“Darrell Green at cornerback,” Underwood said. “George Rogers was on that team at halfback. Charles Mann. Dexter Manley. The ‘Posse’ of wide receivers of Art Monk, Ricky Sanders and Gary Clark. And then there was Doug, who Joe Gibbs plucked from obscurity. He was in the USFL.”

The Redskins were in first place in the NFC East for most of the 1987 season, and Williams as a starter had captured the city’s imagination after the “scabs” legendarily led the Skins to an undefeated record during the 1987 players strike. The team was so successful that a T-shirt and sweatshirt emblazoned with a picture of the quarterback and the slogan “Doug Williams: A Touch of Class” was sold by then-Hyattsville, Maryland, retail shop Shirt Xplosion.

“A Touch of Class” Doug Williams sweatshirt

Courtesy R.B. Everly Jr.

This apparel represents — even a quarter-century later — an iconic footnote in black D.C. history. Shirt Xplosion owner and now Smart Fans founder Fred Fillah said, “Bob Piper, Doug’s manager of sorts, came to the shop. He was humble, wanted a shirt for Doug. When you’re winning, anything you do is gonna sell.”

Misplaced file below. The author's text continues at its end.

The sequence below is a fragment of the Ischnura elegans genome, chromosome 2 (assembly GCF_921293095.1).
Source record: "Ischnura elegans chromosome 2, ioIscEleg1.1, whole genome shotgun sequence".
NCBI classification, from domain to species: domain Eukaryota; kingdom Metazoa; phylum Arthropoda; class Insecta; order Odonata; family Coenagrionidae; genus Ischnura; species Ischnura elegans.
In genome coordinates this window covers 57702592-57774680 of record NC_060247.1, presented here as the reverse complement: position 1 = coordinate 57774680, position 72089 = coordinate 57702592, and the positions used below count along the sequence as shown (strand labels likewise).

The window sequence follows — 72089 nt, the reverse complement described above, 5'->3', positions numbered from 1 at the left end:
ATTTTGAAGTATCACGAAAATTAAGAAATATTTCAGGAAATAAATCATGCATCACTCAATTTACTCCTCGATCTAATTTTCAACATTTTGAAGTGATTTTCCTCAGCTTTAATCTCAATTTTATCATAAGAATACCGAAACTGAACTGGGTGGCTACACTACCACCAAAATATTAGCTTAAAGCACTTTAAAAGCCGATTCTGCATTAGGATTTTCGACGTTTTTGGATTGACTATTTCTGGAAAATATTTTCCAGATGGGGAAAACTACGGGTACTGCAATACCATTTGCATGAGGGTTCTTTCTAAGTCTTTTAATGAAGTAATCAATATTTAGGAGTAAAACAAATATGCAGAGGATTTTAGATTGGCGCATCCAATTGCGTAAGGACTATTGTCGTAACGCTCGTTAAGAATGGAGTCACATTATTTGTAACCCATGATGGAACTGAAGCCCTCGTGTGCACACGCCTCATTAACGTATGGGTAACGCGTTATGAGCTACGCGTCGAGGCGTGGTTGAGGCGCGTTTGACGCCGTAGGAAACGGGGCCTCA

Williams had primarily taken over at quarterback for 1986’s incumbent Jay Schroeder. Important to note here is that Williams bore similarities to many of Washington, D.C.’s, residents in 1987, which added to his connection to the community. Williams was a Zachary, Louisiana-born transplanted black Southerner who once famously was only paid a solidly upper middle-class $120,000 a year while leading the Tampa Bay Buccaneers to the NFC Championship Game as a starter in 1979. In comparison, Schroeder was a white quarterback who earned a robust $404,000 as a starter in his first full season of 1986.

Regarding the city’s love for its comfortably middle-class black quarterback, Underwood said, “Man, at a certain point, I don’t think anybody liked Jay, locally. Once we knew Doug could do the job as a leader and player, and he was black? He was the guy.”

“Doug was such a gentleman, handled himself like such a professional at all times, and represented something in which all black people in D.C. could be proud,” said Kamal Ali, the second-generation owner of the iconic and African-American-founded Ben’s Chili Bowl franchise in Washington, D.C. The U Street N.W. location has been frequented by six decades of sources of pride in the African-American community such as Duke Ellington, President Barack Obama, and others.